Members’ bottle share: The Doghouse, Glasgow
While we’re in Glasgow, scoping out the best bars, breweries, restaurants and cultural hot spots, we take to opportunity to meet up with a group of local Beer52 members to share some of our favourite beers.
Words: Richard Croasdale
Thursday 03 May 2018
This article is from
Can of The Year
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While we’re in Glasgow, scoping out the best bars, breweries, restaurants and cultural hot spots, we take to opportunity to meet up with a group of local Beer52 members to share some of our favourite beers. The team at Brewdog’s landmark Doghouse bar in the heart of the Merchant City district is kind enough to play host, with the charming and knowledgeable Pete talking us through a selection of brews.
First up is Tiny Rebel’s Frambuzi, a superb and refreshing raspberry sour (also in this month’s Beer52 box). “It’s sweet,” remarks Gregg Davidson. “It’s sour,” counters Priya Suryakumar. I’d say it’s both: super clean, with a crisp, yoghurt tartness and long, floral raspberry finish. At 4.3%, an excellent setup for the big beers that are to follow.
Next we go for To Øl’s Sur NEIPA: Citra & Mosaic, which is a real hit around the table, despite being far from your typical NEIPA. Before it’s even poured, the handsome can is already drawing comments. “Some of the cans you get now are like art eh?” says Gregg Davidson “particularly from guys like To Øl, Mikkeller, Omnipollo”. Pete agrees: “Cans are the future – they’re lighter, more recyclable, cheaper to transport and protect from UV.”
The Sur NEIPA is hazy gold in colour, with a big hit of mango and relatively low bitterness. It has really appealing complexity from the sour mash, with lactic tartness and just a hint of funk. “I’ve got grapefruit,” says Craig. “It’s quite nippy… a nippy sweetie!” We found it exceptionally well balanced between the fruity hops, and the layered, slightly damp sourness.
Third up is a big bottle of Burning Sky’s barrel-aged Stock Ale to pass around. Edward Irwin catches something Belgian on the nose; “bananas?” he ventures, winning affirmative noises from around the table. Chetan Barai and Gregg pick up a dark fruit and wine character, which Pete explains is typical of this style – a Flanders Red – where oxidation in the barrel imparts musty, sherry-like notes and a winey character.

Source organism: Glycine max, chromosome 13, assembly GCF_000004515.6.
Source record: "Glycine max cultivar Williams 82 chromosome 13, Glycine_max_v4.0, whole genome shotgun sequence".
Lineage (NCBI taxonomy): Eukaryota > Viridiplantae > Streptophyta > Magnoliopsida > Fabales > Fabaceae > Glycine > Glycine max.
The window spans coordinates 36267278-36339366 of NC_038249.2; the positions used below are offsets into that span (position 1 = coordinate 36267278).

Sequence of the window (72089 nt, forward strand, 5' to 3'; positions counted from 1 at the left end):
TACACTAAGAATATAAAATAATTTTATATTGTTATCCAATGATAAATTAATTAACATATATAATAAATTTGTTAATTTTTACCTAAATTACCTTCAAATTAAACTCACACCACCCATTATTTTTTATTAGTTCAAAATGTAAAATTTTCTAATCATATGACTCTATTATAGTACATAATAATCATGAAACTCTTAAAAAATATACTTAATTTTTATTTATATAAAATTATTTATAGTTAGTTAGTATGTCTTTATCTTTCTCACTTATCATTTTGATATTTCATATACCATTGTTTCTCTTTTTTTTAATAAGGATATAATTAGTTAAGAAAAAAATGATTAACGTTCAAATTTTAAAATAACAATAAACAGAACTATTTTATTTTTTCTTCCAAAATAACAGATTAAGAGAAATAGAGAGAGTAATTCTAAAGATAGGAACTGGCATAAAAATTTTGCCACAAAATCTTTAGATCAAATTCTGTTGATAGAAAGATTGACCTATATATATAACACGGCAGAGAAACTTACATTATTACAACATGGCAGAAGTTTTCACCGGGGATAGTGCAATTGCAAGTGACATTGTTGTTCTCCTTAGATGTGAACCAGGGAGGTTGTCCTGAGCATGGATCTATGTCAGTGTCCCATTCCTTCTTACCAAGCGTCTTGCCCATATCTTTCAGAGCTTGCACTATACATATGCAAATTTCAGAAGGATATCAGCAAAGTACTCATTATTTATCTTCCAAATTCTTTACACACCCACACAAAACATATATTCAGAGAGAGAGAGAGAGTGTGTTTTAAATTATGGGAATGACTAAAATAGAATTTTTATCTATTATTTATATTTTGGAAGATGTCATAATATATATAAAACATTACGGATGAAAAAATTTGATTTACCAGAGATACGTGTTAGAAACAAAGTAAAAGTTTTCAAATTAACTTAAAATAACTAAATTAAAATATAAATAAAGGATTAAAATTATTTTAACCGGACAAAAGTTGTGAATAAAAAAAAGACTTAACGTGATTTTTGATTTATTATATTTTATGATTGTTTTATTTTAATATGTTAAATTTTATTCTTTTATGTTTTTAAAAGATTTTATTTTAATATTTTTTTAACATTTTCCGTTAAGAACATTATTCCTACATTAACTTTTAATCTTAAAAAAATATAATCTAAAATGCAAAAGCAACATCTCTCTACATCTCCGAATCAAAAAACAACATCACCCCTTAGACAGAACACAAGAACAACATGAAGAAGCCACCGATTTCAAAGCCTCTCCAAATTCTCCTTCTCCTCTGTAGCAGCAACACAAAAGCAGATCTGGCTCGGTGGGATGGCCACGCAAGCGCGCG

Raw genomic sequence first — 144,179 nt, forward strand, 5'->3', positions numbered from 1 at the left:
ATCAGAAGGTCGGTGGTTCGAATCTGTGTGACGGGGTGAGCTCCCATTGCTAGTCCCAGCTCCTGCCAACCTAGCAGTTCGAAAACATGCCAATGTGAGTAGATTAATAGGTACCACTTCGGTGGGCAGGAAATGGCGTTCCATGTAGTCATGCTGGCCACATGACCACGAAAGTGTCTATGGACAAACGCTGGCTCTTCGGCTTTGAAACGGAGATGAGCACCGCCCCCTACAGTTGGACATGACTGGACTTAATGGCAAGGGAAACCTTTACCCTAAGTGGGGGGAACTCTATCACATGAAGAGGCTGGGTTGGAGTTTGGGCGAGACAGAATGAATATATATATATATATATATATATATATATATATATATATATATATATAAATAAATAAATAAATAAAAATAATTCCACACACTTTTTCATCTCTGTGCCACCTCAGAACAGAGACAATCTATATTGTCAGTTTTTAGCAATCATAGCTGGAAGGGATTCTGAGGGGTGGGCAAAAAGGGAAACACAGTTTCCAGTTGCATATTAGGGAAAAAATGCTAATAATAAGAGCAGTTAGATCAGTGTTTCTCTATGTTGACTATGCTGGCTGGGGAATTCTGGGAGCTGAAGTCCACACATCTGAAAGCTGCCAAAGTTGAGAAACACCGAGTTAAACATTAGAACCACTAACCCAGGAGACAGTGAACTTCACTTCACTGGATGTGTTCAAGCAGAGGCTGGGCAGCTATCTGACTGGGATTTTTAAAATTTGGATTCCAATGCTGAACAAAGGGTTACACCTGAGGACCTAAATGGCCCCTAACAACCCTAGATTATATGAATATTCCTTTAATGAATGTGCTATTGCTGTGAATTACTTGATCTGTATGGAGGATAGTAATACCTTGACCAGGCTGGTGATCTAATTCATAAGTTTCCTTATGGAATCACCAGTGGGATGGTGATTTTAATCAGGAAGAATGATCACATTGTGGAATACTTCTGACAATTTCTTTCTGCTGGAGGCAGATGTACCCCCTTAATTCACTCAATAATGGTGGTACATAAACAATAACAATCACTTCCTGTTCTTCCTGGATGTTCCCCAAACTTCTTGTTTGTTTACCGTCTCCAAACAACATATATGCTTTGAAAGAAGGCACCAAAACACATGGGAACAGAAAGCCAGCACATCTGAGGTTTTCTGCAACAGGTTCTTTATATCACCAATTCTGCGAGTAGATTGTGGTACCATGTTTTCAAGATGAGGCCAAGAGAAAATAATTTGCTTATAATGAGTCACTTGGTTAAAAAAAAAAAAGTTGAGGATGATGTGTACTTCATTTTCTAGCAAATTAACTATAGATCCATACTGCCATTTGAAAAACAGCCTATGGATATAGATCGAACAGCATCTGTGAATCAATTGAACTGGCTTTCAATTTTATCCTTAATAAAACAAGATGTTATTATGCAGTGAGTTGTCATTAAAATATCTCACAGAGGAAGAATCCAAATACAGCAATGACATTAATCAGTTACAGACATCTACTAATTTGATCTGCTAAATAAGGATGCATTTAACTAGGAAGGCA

Our final three beers are all from Brewdog’s Abstrakt Series of barrel-aged dark ales, and Pete is clearly excited to share. AB:20 is a knockout traditional English barleywine brewed with coffee, oats and milk to evoke a classic Italian tiramisu. “I mean, you can tell it’s 14%, but that goes so well with the coffee and the creaminess that it’s still balanced,” says Peter Kudla. There are rich dark chocolate notes in there too, alongside vanilla and biscuity malt, which get more intense as the beer warms up.
Where AB:20 is a chic and seductive Italian, AB:22 is something equally sexy but far more stern. An imperial stout brewed with cacao and coffee, then left for two years to mature in the darkness of a Scotch whisky barrel, there is something rich and complex swirling beneath the immediate hit of chocolate ganache; vanilla, coconut, dark fruit and Scottish tablet.
Rounding out the Brewdog trio, AB:23 is arguably the brash American cousin to AB:20; a US barleywine matured in bourbon barrels. “You can really taste the bourbon in there, like a vanilla crunchy,” says Gregg. Priya adds: “But it’s still definitely a barleywine… you can taste the caramel and biscuit. They work really well together.” This beer brings all its flavours right to the front, with candied fruit, Seville orange marmalade and a lash of sherry adding spice to the unctuous malt.
Pete has given us nearly two hours, sharing his tasting notes, getting us talking and answering questions, so it’s time to let him get back to the busy bar. Our evening isn’t over though, as we all stay around the long table, chatting like old friends and working our way through the tap list into the small hours. A great way to while away an evening in one of the UK’s best beer cities.
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